Dominique Hecq Reviews Melinda Smith and Caren Florance

By | 8 January 2018

Goodbye, Cruel by Melinda Smith
Pitt Street Poetry, 2017

Members Only by Melinda Smith and Caren Florance
Recent Work Press, 2017

Seeking to cast light on Melinda Smith’s Goodbye, Cruel alongside her collaborative work with Caren Florance titled Members Only is like approaching a hive of fully-formed poems. Your step halts in awe of the air abuzz, as your gaze zooms into vivid sharpness. Though thematically and stylistically distinct, these two collection burst with ideas, energies, shapes and reconfigurations of lexicons. They are laden with ripe, yet sharp, shape-changing artefacts.

As the pause in the title foreshadows, Goodbye, Cruel asks the reader to fill in the gaps across its poetic and thematic spectrums. It is in five parts, each one particular in focus and tone, yet also bound by a shared elegiac strand that combines landscape markers of geographical location with myth, intertextual references and enactments of crisis. It is a late modern elegy belonging to a hybrid genre that combines life writing, an Australian version of pastoral, with elements of allegory and tragedy. The collection tackles various topics and processes of disruption, interruption, redress and reparation where loss is finally transfigured through the creative act of writing. An exception to that transfiguration is in the second section and title sequence where, as they should, words fail to convey the despair at the heart of the ellipsis: ‘Goodbye, Cruel …’

The first section of the book, ‘Tiny Carnivals’ takes its title from one poem, ‘Leaves from the Lovers’ Almanac’:

here I am
broken open
to a tiny carnival

The theme of impossible or broken relationships is announced in the first poem, ‘A never-to-be-repeated-spectacle,’ a bittersweet piece that sets the tone for a kaleidoscope of experimental poems, some prompted by an image, scene, phrase or even graffiti – one is generated through a phone’s predictive text. These are playful, fun and inventive poems despite their elegiac undertow. As if to warn the reader of what is to come, this undertow grows in strength with the unfolding of ‘Tiny Carnivals.’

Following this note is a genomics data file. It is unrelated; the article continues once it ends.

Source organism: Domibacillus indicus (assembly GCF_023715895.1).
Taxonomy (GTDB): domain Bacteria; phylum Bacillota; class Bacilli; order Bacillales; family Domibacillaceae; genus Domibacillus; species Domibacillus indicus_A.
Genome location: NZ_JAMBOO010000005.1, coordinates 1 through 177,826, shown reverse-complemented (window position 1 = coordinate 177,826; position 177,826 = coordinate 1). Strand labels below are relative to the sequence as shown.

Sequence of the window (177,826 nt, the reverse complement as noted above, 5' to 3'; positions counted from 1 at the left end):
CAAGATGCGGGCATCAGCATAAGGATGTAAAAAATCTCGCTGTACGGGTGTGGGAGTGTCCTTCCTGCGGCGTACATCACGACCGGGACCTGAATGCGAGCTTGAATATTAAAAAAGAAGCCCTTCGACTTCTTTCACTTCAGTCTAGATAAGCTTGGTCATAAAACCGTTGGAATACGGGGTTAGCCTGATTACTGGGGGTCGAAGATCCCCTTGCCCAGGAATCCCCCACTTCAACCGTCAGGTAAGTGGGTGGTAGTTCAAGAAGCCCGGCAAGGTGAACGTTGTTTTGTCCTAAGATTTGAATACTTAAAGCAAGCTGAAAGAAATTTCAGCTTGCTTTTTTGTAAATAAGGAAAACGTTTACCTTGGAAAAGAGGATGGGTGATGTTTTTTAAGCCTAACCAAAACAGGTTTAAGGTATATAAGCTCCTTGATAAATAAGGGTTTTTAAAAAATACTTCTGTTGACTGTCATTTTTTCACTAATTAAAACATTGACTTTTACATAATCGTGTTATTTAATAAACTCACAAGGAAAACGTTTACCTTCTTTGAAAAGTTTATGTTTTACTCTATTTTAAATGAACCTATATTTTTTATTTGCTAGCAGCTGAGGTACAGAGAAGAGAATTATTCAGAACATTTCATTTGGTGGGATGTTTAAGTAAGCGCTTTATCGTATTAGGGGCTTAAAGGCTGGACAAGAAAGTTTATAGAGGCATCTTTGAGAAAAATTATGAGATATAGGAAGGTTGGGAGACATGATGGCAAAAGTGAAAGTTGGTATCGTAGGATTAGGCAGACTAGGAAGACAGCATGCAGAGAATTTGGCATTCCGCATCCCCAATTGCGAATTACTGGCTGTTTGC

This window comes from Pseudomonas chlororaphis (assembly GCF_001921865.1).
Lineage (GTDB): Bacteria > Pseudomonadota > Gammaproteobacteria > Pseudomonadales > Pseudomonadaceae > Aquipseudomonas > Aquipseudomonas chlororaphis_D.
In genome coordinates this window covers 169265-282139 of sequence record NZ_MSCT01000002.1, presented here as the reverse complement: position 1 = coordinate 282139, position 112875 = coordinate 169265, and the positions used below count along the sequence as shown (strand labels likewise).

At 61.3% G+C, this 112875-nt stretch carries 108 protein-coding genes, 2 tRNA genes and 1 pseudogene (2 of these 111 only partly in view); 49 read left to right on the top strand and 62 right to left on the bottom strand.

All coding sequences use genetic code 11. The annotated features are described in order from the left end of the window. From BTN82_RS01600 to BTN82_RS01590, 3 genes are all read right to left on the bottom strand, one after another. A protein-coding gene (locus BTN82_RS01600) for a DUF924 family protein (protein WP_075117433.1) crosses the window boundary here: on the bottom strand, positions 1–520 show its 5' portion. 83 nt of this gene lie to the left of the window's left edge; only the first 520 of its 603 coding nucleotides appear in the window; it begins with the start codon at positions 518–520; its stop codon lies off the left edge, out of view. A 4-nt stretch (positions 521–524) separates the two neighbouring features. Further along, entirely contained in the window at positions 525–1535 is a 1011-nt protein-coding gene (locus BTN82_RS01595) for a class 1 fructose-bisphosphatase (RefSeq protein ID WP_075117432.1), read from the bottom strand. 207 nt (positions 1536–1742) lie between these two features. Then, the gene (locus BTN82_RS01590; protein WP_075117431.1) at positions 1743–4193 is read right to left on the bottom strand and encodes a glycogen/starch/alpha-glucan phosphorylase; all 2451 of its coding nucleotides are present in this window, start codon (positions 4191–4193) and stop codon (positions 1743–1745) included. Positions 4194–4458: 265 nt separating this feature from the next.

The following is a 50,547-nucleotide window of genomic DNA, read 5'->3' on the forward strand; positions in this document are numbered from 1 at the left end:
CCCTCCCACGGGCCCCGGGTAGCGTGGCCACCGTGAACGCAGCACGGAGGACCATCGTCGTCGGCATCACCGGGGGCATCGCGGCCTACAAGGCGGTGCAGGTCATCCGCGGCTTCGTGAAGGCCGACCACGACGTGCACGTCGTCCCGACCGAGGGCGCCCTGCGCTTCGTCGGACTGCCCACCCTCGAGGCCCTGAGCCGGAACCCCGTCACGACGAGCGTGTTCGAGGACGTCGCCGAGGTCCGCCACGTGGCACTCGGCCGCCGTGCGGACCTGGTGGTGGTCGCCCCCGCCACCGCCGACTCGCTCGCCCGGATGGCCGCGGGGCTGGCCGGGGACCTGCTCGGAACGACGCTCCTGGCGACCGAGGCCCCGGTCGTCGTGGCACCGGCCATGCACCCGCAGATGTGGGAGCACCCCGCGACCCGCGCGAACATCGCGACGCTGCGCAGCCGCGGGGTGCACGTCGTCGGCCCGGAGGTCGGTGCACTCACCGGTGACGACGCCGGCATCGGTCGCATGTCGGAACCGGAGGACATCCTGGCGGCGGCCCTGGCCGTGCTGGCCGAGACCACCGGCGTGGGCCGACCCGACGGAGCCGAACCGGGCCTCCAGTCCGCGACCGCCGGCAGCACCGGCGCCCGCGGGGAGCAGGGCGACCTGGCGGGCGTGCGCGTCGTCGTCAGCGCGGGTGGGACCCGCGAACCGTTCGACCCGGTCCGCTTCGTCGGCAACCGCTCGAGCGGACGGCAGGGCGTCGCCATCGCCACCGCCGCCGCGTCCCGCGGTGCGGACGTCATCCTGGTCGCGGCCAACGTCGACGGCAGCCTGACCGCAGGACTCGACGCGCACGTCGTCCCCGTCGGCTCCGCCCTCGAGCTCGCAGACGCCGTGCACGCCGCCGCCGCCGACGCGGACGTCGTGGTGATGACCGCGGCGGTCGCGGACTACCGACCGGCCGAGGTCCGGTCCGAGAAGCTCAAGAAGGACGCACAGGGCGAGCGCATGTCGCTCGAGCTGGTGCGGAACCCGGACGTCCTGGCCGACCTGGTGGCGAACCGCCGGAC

Suicide is the topic of the next section. To die by one’s own hand remains a taboo in societies where life is supposed to be a gift. It is therefore a fraught issue; a topic shrouded in silence. This is ironic as there are now websites listing ways of ‘doing it’ against graphs highlighting success rates in colour for the browser’s convenience. So, anecdotally, when it was confirmed that French philosopher Gilles Deleuze had indeed committed suicide by jumping off his third floor apartment, I could not help but silently praise his research skills. Yes, the most effective way to go. Head first, preferably. For those who think about it, the question of ‘how’ is paramount. For those who remain, it is the question of ‘why’ that matters. For them, there is often no answer, no closure, no comfort but the painful passing of time. The poems in the second section, ‘Goodbye, Cruel’, tackle these questions.

Smith approaches her topic obliquely through an ‘I’ with multiple voices and personae as well as an eye with multiple perspectives. With their common references to houses and rooms and paddocks and daily routines, the poems might set up a frame of domesticity or a shelter against various scenarios of loss and death; but there are no fixed frames here, only points of departure in the representation of a dynamic process pitting life against death, with lingering grief and incomprehension. The very ambiguity of the title of the last poem, ‘Contemplating the gap’, confirms the indeterminacy at the heart of this section.

To decide to end one’s life is an irrevocable decision. ‘A willed departure on foot’, a poem appropriately set on the way to the sacred Mount Kailah in Tibet, dramatises the irrevocability of this decision. It works by accretion and repetition, embodying the death drive, as it were:

Prayer flags on the bridge
stirring, all blowing only one way
the way you are going
treading rocks, ice, moss, grass.

Sun splitting the cloud